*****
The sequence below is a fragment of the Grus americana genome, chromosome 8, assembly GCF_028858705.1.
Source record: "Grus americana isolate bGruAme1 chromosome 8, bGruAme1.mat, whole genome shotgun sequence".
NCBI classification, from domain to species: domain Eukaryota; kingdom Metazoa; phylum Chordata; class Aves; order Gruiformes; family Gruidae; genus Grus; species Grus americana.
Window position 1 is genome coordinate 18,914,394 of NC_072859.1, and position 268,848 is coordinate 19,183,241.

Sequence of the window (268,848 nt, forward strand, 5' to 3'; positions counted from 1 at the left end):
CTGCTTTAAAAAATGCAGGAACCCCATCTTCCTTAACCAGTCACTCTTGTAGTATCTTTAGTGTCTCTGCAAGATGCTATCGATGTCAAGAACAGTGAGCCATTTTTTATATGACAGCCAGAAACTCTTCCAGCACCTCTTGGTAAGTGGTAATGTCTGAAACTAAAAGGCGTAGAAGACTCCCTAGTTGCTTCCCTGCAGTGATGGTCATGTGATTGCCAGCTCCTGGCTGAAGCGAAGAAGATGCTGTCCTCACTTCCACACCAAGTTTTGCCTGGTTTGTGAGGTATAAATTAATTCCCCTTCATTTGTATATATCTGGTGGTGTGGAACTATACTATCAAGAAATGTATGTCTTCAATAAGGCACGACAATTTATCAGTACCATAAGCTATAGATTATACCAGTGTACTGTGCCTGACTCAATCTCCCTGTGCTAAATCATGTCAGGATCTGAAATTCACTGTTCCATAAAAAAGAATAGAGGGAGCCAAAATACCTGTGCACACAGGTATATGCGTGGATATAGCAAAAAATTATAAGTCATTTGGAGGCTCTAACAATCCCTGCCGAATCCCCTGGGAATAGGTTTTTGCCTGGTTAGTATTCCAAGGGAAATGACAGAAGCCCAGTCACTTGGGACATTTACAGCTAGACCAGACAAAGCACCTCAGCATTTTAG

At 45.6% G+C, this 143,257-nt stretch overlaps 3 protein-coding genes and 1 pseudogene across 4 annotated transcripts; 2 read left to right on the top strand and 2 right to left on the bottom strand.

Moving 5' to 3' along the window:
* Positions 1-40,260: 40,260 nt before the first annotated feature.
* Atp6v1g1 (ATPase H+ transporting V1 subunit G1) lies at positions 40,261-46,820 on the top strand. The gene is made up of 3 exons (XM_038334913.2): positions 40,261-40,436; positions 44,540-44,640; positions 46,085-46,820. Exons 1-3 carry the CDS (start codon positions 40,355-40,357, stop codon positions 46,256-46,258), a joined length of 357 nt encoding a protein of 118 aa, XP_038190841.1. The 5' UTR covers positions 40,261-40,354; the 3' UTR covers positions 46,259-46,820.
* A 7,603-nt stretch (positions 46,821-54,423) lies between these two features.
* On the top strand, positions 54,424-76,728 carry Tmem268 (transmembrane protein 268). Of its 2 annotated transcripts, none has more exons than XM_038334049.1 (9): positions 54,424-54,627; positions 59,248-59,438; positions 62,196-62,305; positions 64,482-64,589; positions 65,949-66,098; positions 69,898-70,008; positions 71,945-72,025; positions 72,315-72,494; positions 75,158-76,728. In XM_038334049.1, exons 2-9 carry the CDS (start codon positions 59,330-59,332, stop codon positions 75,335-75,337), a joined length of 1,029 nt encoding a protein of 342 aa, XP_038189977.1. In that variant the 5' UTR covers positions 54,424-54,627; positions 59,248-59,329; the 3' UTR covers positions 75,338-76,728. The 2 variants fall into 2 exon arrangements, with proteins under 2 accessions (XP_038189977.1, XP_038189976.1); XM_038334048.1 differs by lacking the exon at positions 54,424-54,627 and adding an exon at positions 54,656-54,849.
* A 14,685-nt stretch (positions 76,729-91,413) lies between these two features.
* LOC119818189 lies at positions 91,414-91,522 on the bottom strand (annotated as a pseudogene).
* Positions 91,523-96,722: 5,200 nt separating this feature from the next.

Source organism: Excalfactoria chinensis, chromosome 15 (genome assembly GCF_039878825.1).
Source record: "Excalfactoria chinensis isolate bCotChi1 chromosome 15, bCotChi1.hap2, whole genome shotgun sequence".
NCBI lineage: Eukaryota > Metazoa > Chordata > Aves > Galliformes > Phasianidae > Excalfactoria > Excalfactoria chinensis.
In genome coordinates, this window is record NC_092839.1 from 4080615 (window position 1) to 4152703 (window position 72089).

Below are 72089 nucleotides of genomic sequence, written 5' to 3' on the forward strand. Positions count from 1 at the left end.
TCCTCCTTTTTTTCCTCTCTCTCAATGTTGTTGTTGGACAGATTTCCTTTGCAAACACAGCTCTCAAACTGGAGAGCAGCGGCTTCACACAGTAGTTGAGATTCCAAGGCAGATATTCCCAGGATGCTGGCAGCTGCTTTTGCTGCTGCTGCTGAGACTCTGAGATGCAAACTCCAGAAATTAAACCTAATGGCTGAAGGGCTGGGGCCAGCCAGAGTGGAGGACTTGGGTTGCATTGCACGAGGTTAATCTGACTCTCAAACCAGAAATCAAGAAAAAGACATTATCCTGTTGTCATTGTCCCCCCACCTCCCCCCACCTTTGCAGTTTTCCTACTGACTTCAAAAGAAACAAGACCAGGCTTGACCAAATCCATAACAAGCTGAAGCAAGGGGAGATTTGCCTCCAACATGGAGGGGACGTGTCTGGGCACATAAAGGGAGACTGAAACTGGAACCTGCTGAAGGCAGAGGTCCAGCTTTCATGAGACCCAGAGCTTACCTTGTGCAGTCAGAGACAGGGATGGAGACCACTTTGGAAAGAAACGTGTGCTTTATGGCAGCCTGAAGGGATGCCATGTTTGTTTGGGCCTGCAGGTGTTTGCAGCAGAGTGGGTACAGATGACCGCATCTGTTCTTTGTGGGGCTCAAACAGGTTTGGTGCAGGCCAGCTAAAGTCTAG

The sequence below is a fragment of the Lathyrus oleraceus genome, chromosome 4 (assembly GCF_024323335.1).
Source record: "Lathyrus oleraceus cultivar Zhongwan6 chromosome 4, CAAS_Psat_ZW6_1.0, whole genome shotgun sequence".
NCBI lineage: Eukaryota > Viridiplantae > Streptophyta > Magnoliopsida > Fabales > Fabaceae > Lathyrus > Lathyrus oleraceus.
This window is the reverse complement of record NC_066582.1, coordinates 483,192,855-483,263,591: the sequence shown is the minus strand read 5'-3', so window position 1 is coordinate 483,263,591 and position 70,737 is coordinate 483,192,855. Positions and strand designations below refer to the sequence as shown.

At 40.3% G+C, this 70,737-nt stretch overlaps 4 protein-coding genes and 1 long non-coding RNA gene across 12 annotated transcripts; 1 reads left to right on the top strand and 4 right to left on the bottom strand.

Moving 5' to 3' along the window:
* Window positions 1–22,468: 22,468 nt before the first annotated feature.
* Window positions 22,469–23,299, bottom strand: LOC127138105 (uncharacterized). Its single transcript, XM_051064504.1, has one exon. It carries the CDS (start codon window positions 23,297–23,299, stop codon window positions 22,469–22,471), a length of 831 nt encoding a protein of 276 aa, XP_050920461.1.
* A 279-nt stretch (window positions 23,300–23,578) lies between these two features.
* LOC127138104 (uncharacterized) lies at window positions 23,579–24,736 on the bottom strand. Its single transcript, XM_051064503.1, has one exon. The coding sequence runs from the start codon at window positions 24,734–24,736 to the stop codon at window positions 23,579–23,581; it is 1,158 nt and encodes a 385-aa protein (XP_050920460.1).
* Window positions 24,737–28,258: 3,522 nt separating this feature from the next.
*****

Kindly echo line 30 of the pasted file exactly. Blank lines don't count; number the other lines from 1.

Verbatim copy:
* A 279-nt stretch (window positions 23,300–23,578) lies between these two features.